(a.), in Islamic art, “ornament, ornamentation”. The word is connected with the noun
zuk̲h̲ruf “gold” > “ornamental work” used in Ḳurʾān, XVII, 95/93,
bayt min zuk̲h̲ruf, and there is an adjective
muzak̲h̲raf “ornamented”; the origin of
zuk̲h̲ruf seems to be in a deformation, via Syriac, of Grk.
zōgrapheō “to paint”, see Jeffery,
The foreign vocabulary of the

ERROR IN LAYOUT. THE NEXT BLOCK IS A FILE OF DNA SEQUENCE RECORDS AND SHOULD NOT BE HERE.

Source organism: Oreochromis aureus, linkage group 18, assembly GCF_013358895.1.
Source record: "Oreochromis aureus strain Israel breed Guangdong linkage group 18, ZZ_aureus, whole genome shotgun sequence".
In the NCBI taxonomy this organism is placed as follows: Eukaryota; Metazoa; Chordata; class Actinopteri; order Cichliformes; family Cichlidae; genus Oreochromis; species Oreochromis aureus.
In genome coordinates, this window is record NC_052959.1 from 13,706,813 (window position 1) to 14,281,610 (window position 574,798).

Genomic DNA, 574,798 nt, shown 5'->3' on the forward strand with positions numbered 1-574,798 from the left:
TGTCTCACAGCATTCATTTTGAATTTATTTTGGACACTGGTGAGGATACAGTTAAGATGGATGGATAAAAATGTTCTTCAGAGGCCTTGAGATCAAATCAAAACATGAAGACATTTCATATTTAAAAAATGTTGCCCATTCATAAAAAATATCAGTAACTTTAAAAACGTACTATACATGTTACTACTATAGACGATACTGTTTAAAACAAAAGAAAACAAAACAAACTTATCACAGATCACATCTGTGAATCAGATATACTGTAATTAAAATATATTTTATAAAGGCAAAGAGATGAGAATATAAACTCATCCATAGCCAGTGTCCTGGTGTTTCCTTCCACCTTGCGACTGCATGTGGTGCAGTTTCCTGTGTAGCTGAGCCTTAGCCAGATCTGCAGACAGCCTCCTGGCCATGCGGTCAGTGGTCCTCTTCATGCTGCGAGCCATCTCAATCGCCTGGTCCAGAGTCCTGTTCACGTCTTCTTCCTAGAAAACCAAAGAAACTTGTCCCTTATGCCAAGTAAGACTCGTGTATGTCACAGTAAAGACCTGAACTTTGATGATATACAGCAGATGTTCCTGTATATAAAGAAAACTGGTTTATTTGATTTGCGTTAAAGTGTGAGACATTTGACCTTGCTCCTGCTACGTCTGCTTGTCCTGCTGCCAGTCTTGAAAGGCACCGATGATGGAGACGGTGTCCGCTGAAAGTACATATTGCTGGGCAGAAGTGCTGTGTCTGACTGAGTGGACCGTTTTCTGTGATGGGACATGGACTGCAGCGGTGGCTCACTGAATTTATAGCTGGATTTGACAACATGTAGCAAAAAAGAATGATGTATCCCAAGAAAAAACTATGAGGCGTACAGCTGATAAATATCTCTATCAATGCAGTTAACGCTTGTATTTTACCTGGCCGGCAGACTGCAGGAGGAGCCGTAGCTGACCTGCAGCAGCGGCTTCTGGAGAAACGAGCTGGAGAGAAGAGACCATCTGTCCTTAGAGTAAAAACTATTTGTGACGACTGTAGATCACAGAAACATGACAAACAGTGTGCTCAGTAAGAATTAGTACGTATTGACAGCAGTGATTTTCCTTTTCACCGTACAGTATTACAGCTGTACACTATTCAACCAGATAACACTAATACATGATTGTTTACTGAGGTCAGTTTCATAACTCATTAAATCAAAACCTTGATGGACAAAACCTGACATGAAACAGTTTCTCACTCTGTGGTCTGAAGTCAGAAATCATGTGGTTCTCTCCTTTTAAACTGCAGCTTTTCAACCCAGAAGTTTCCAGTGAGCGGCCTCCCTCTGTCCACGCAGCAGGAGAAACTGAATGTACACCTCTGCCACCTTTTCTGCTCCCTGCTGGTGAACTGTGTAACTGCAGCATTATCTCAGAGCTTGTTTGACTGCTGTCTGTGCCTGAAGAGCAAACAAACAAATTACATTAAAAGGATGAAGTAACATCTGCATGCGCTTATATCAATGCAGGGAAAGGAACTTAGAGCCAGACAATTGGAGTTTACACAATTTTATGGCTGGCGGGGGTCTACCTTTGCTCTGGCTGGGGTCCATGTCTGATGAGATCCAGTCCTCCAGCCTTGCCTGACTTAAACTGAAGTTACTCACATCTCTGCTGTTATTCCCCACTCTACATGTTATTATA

Qurʾān , Baroda 1938, 150. ¶ Islamic ornament possesses certain qualities that, even if not exclusive to this art, are sufficiently distinct to be recognisable. One is that it is independent from the underlying structure, be it a building or an object of art. It therefore can easily be transferred from one material to the other, and from one technique to another. As in other civilisations, the ornament can be classified either by the elements of which it is composed or by the method by which it is organised. In addition, it can be interpreted symbolically, can communicate ideas or can have metaphoric qualities. The most common elements are vegetal, geometric, epigraphic and figural. In order to create order and harmony—one of the most characteristic functions of Islamic ornament—it is organised by two principles: geometry and symmetry. To achieve this aim, the Islamic artist used a number of methods,